Take Steps To Prevent Pinkeye

Pinkeye, or conjunctivitis, can be bacterial or viral, and both versions are very contagious. Here's how to keep from getting it.


With children back in school and in contact with so many other kids, many parents want to prevent communicable illnesses, including pink eye.

“Parents often worry about pink eye because it is so common among school-aged children,” says David Mittelman, M.D., an ophthalmologist in Park Ridge and a member of the American Academy of Ophthalmology.

“Just like many other infections, parents can take control to help prevent pink eye with a few simple hygiene tips.”

It's worth the effort, because the American Academy of Opthalmology says more than 3 million school days are missed each year in U.S public schools due to the spread of pink eye.

To stop it, the Academy and its EyeSmart program are arming parents and teachers with information about pink eye.

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Conjunctivitis is the inflammation of the thin, filmy membrane that covers the inside of the eyelids and white part of the eye (called the sclera). It can be caused by viral infections, bacterial infections and allergic reactions. It is most often caused by the same virus that causes the common cold. Both bacterial and viral conjunctivitis are very contagious and easily spread by runny noses or eye secretions- usually through hand to eye contact.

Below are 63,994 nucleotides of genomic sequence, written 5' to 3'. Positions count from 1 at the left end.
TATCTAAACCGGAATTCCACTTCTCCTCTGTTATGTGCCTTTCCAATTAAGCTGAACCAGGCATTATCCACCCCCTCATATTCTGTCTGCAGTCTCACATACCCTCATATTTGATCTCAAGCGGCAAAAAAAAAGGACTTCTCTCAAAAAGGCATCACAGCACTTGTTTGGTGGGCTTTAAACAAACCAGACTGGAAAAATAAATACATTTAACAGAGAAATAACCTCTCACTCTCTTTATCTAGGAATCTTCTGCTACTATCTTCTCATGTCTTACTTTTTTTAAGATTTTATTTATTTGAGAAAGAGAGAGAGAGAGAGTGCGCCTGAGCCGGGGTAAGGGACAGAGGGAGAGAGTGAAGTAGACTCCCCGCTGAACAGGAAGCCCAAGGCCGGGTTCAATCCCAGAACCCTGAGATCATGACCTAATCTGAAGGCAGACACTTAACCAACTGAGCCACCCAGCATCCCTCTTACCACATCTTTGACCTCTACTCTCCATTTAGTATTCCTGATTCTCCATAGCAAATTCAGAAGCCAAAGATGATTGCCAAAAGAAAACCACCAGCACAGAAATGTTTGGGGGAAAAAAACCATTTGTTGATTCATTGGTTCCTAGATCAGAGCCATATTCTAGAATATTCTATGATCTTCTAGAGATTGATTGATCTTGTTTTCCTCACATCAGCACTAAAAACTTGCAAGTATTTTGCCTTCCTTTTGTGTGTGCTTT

To prevent spreading or catching pink eye, follow these EyeSmart tips from the American Academy of Ophthalmology:

  • Wash your hands frequently
  • Do not touch your eyes
  • Do not reuse handkerchiefs or towels when wiping your face and eyes
  • Change pillowcases frequently
  • Do not use old cosmetics or share makeup
  • Maintain proper contact lens care and cleaning 

If you or your child has viral or bacterial pink eye, ease the discomfort by applying a warm compress to closed eyelids. Then, wash your hands thoroughly. Symptoms of viral conjunctivitis last up to two weeks and disappear on their own. For bacterial conjunctivitis, an ophthalmologist (Eye M.D) may prescribe antibiotic eye drops. If symptoms persist, take your child to an ophthalmologist to ensure they get proper treatment.

For more information about pink eye and other children’s eye health information, visitwww.geteyesmart.org.

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